Things Lost In the Fire Review - It Will Sear Your Emotions

Spielberg's Dreamworks has done it again.  Combining their talents with Neal Street Productions, they  have made a thoughtful film.  Brilliant and at times brutal, Things We Lost in the Fire, starring Halle Berry and  Benicio Del Toro. is the kind of movie you didn’t think they made any more.  Gut wrenching and soul searching the movie deals honestly with death, grief, and drug addictions. Audrey Burke ( Halle Berry)looses her wonderful husband Brian ( David Duchovny) in a senseless shooting and must make peace with herself and her husband’s loyalty to friend, drug addicted former attorney Jerry ( Benicio Del Toro.)

David Duchovny

Even after resenting his intrusion into their lives for so many years, Audrey now invites Jerry to live in their remodeled garage.  He, in turn, attempts to stay clean and to relate to Audrey’s two children. 

Things We Lost: Dory (Micah Berry) and Harper (Alexis Llewellyn)talk about their dad

While a bit resistive at first the daughter takes to Jerry so much so that she begins confiding things to him that her father had never told Audrey.  Fighting her own fears all the way, Audrey learns to depend on herself even when she thinks she is failing

Audrey and Harper

The young boy, Dory ( Micah Berry)  takes to him immediately despite his sister Harper's ( Alexis Llewellyn) warnings that this is not their dad. 

Harper and Jerry

It is this conflict which forces Audrey to take a deeper look at her situation.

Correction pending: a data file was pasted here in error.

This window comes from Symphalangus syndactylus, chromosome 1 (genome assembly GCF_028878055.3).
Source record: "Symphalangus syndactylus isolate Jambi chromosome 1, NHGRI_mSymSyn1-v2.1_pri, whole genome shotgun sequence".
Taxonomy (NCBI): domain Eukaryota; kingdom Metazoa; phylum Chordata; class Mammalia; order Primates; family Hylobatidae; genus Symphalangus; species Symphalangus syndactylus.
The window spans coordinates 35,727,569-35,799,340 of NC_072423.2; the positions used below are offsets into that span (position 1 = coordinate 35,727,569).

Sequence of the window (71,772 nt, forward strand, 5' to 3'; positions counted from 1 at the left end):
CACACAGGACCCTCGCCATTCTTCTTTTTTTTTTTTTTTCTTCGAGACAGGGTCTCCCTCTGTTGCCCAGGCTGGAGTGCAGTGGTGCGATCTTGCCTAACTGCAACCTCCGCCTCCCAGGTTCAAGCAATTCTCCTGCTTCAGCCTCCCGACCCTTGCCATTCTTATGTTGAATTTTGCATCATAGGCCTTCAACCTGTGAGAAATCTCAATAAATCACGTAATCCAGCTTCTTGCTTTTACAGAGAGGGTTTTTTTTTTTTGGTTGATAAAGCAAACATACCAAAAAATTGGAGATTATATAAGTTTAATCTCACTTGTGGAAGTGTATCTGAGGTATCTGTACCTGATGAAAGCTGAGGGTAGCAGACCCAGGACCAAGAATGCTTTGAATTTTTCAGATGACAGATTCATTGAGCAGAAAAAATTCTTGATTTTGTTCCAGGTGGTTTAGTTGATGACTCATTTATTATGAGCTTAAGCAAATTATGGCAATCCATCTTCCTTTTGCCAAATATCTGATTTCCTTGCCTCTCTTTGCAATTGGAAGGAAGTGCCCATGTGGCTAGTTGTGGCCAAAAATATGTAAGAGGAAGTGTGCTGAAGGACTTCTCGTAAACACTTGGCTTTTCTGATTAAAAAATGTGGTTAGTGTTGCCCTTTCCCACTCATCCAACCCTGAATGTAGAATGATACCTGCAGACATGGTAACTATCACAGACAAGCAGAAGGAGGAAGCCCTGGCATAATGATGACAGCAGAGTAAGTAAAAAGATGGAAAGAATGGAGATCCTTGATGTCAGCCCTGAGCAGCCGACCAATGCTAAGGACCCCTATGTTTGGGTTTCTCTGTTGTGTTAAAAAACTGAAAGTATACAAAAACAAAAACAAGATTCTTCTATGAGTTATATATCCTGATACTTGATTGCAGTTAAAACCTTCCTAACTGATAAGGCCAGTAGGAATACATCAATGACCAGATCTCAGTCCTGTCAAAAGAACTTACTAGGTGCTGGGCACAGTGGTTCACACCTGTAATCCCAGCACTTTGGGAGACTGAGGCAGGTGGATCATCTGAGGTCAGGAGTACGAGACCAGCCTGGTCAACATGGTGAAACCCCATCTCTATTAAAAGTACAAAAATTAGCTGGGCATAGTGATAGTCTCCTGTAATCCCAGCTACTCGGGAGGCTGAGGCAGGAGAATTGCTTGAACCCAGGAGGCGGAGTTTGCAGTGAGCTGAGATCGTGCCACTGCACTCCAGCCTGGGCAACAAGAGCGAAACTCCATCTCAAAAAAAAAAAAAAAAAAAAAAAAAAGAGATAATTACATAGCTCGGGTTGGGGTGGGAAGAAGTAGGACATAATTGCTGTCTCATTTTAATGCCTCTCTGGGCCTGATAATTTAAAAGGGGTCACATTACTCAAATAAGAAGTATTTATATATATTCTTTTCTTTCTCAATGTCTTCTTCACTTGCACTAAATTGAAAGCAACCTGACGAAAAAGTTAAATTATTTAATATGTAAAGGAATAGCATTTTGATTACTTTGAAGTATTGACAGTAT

As she tries to heal from her loss and he from his drugs each slip and slide into the other’ territory.  Allison Loman plays Kelly and Omar Benson Miller plays Audrey's brother.  John Caroll Lynch is the neighbor.

Award winning Danish director Susanne Bier makes use of the emotional times with extreme close ups that emphasize the character’s emotions and the small things in their lives as the sucking on a cigarette to make it last or the twitch of a lip.  Emotion is paramount throughout this story. 

Sam Mendes, producer and Susanne Bier, director

The script by Allan Loeb is a powerful one, executive produced by Phippa Harris,and produced by Sam Mendes and Sam Mercer,  makes real the problem of addiction and Del Toro plays it to the hilt. I’d be surprised if he didn’t get the Oscar nod, at least.  

For more information about this film see the official Paramount web site.

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